"If my people, which are called by my name, shall humble themselves, and pray, and seek my face, and turn from their wicked ways; then will I hear from heaven, and will forgive their sin, and will heal their land." -2 Chronicles 7:14

Thursday, September 29, 2011

Social Security

Below is an excerpt from my article in Smart Girl Nation, which came out earlier this week.  Hope you enjoy it!


Believe it or not, there was an economic period that was worse than this one. In 1929, before the stock market crash, unemployment was at 3.1%, sheer economic bliss. After the crash, unemployment continued to go up until in 1933, it was just under 25%. Drastic measures needed to be taken to turn this around. President Roosevelt instituted his New Deal, which created nine new government programs designed to boost the economy and lower unemployment rates. Social Security was the only one that did not fall in either of those categories.

There were a number of reasons we needed Social Security in the first place. The first was the disappearance of family homesteads and the appearance of “nuclear families.” For centuries, the tradition was that parents and children lived together on family farms. Children took over for parents, had children of their own and cared for their parents. Everyone lived on the same farm for generations. This meant that grandparents never worried about their financial future. After the Industrial Revolution, people left the family farm for work in cities and big factories, changing what had been in place for centuries. Now, seniors were responsible for their finances. What would happen once they became too old to work? Now Social Security comes in. Before it, American workers had three options: work until you drop, an option many chose; stop work on their own initiative or their employer retired them, suffering the economic consequences; or become a superannuated worker, someone kept on with reduced responsibilities and pay in place of retirement pension.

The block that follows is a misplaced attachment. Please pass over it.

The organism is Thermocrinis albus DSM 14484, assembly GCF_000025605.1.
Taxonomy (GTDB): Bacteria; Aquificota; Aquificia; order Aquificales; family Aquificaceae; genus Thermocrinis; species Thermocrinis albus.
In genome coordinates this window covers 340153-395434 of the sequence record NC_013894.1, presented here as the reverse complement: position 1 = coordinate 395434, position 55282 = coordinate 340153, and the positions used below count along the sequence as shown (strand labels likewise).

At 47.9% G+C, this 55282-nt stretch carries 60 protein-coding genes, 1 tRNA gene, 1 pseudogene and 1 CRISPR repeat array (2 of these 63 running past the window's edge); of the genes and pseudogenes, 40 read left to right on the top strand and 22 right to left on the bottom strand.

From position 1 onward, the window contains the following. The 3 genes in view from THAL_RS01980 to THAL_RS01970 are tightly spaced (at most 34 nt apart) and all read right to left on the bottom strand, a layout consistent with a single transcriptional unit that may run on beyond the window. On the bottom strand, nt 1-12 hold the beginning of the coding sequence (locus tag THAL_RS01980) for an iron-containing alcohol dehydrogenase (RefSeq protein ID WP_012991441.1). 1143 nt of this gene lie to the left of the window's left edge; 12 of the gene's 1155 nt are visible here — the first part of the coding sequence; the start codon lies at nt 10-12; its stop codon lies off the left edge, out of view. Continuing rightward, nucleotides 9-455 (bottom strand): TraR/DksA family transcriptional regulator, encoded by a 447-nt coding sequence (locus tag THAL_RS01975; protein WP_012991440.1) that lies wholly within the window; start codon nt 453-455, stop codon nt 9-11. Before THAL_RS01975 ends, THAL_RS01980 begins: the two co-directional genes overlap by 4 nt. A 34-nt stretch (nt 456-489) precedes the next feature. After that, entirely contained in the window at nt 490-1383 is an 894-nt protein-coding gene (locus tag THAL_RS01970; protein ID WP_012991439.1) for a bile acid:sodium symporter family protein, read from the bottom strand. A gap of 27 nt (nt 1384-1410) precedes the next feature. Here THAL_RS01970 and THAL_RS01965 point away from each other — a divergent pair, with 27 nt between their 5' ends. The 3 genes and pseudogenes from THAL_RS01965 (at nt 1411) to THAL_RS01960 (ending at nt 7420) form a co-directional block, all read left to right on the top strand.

There was one more option that was not as commonly chosen, called institutionalization. Right up to the time Social Security passed, there were approximately 2,000 poorhouses in America. These were places seniors were sent for the crime of being old and too feeble to care and provide for themselves.


You'll be hearing more from me this weekend, I promise :)  I should have a post up on immigration soon.

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